Health & Environment

Prof Asks “Is Breastfeeding Best?”

A Texas A&M University professor challenges conventional wisdom about breastfeeding and the widely held belief that it is always best for babies.
By Blair Williamson January 10, 2011

Joan Wolf
Joan Wolf

(Texas A&M Women’s and Gender Studies)

A Texas A&M University professor challenges conventional wisdom about breastfeeding and the widely held belief that it is always best for babies.

After analyzing medical studies conducted over the last three decades, Joan Wolf, an assistant professor of women’s and gender studies at Texas A&M, asserts “there really is no compelling evidence that breastfeeding makes a medical difference for most babies in the developed world. And this is completely contrary to what we are all told.”

In her newly released book, “Is Breast Best? Taking on the Breastfeeding Experts and the New High Stakes of Motherhood” (New York University Press), Wolf confronts the stereotypes of ideal motherhood and explains how public health campaigns and advocacy groups have relied on flawed infant-feeding research to exaggerate any health risks associated with using infant formula.

“I was shocked to discover just how weak most literature is. The inspiration for this book came from looking at medical studies and realizing that we—as a public and as mothers—are not being given accurate information about what precisely breastfeeding does and what benefits it actually accords to babies,” says Wolf.

From June 2004 to April 2006, the National Breastfeeding Awareness Campaign (NBAC) warned that women who choose not to breastfeed put babies at risk for a variety of health problems. Public service announcements stated, “You’d never take risks before your baby is born. Why start after?” alongside images of pregnant women logrolling and riding mechanical bulls.

Wolf notes the problem with the NBAC is it neglects fundamental ethical principles regarding quality of evidence and cultural sensitivity in favor of a message of fear. She argues that this message reflects “a pervasive cultural view that mothers must assume the responsibility to protect their children from any conceivable risk.” They also reinforce long-held stereotypes, such as women who choose not to breastfeed are callous and irresponsible mothers, she contends.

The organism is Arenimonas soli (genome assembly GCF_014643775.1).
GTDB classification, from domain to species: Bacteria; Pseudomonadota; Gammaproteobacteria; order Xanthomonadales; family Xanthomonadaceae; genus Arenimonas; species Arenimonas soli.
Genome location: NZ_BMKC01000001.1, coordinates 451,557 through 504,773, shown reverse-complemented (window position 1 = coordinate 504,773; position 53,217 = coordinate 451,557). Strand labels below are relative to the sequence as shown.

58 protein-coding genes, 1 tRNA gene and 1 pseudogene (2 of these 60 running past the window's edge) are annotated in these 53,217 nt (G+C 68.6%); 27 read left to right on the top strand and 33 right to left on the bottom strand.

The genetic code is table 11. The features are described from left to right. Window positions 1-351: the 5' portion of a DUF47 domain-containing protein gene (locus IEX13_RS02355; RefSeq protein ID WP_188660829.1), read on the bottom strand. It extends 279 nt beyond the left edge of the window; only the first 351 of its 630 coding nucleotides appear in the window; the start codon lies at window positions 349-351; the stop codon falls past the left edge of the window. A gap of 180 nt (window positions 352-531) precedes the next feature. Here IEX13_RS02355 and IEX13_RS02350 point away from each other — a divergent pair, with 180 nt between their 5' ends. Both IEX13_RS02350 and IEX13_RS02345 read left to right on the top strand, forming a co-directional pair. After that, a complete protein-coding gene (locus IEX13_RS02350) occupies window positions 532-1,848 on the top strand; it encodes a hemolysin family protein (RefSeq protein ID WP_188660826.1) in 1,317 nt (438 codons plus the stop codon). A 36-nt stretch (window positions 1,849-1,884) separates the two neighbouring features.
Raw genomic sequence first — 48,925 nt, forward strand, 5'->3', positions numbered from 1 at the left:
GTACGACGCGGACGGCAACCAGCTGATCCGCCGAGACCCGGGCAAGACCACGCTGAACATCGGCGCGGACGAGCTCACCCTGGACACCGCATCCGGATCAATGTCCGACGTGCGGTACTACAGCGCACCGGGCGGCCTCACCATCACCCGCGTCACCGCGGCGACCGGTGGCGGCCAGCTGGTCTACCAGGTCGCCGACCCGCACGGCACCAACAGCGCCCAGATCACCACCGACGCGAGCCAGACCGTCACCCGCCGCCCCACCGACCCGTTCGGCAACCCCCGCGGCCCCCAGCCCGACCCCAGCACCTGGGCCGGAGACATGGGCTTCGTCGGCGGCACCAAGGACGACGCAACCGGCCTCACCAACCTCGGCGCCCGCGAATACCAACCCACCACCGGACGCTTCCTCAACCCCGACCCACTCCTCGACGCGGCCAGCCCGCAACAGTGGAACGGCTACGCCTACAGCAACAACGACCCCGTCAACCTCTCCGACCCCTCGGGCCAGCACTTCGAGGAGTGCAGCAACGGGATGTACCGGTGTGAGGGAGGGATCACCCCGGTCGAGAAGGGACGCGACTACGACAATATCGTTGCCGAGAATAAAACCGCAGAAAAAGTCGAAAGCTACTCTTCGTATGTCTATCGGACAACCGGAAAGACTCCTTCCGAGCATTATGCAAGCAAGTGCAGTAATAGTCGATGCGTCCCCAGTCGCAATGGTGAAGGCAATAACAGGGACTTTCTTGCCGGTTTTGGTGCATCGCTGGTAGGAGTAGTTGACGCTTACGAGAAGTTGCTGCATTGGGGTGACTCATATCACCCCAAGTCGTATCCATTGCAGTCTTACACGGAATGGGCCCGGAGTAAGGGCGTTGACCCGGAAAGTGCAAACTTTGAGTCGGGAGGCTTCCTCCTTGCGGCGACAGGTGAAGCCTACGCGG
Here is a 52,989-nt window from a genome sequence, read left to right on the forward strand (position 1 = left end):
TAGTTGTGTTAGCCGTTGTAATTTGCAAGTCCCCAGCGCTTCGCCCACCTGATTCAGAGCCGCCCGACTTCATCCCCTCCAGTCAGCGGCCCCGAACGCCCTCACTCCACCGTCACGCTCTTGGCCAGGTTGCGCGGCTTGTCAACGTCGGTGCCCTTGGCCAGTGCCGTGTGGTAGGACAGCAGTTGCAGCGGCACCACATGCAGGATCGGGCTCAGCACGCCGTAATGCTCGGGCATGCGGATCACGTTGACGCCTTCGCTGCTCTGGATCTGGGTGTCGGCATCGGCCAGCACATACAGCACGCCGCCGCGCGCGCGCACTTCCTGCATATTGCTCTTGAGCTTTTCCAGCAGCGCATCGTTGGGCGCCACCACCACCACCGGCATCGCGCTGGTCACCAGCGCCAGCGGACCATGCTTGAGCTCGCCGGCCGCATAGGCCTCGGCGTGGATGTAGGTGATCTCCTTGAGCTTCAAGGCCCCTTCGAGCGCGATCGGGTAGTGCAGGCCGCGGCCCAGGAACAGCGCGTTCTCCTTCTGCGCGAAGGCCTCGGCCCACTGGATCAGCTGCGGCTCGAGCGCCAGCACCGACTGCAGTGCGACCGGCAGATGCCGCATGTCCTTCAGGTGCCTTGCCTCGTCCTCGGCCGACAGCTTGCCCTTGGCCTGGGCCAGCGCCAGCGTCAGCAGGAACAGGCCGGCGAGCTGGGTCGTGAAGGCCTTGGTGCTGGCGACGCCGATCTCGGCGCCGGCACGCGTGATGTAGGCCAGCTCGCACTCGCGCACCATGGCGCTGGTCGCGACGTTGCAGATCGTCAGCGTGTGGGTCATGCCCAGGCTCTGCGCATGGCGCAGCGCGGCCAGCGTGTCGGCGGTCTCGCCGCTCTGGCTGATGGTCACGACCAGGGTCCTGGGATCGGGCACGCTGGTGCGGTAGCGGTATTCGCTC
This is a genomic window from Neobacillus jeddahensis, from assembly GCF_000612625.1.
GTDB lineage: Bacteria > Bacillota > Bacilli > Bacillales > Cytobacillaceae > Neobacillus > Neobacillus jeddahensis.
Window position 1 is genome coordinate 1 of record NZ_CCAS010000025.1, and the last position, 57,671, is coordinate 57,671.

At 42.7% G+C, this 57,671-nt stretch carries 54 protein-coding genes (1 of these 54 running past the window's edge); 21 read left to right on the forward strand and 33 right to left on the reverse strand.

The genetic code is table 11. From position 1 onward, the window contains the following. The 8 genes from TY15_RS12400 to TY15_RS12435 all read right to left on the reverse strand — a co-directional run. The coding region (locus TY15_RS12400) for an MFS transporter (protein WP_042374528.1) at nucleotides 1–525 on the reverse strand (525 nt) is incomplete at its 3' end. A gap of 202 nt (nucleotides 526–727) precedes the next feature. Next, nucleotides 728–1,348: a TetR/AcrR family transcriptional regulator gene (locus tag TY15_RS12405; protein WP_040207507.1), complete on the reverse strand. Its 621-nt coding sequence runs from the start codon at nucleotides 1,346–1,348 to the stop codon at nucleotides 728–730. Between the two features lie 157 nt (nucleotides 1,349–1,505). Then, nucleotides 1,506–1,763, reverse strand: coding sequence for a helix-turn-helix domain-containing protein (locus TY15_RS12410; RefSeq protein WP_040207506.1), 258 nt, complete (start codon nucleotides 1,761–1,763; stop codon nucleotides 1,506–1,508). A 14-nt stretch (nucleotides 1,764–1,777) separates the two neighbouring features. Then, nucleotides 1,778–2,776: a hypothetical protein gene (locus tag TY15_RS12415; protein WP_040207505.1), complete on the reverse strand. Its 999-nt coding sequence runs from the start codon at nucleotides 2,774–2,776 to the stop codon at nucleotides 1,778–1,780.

Wolf asserts that these views of parenting are encompassed in the concept of total motherhood, which “presumes that a moral mother will subjugate herself completely to a culturally defined, all-inclusive notion of the needs of children.”

This self-denial poses the risk of damaging a woman’s sense of autonomy, her career and relationships, and her economic well-being if she does not consider the costs of breastfeeding alongside its presumed benefits. Wolf emphasizes that until there is definitive evidence that breastfeeding is actually healthier for infants, there should be less judgment upon mothers who choose the reliability and convenience of formula.

Wolf received both her M.A. and Ph.D. from the University of Chicago. Her research and teaching interests include women’s and gender studies, public discourse and politics, health politics, and identity politics

For more information about the book or to order a copy, go to or to

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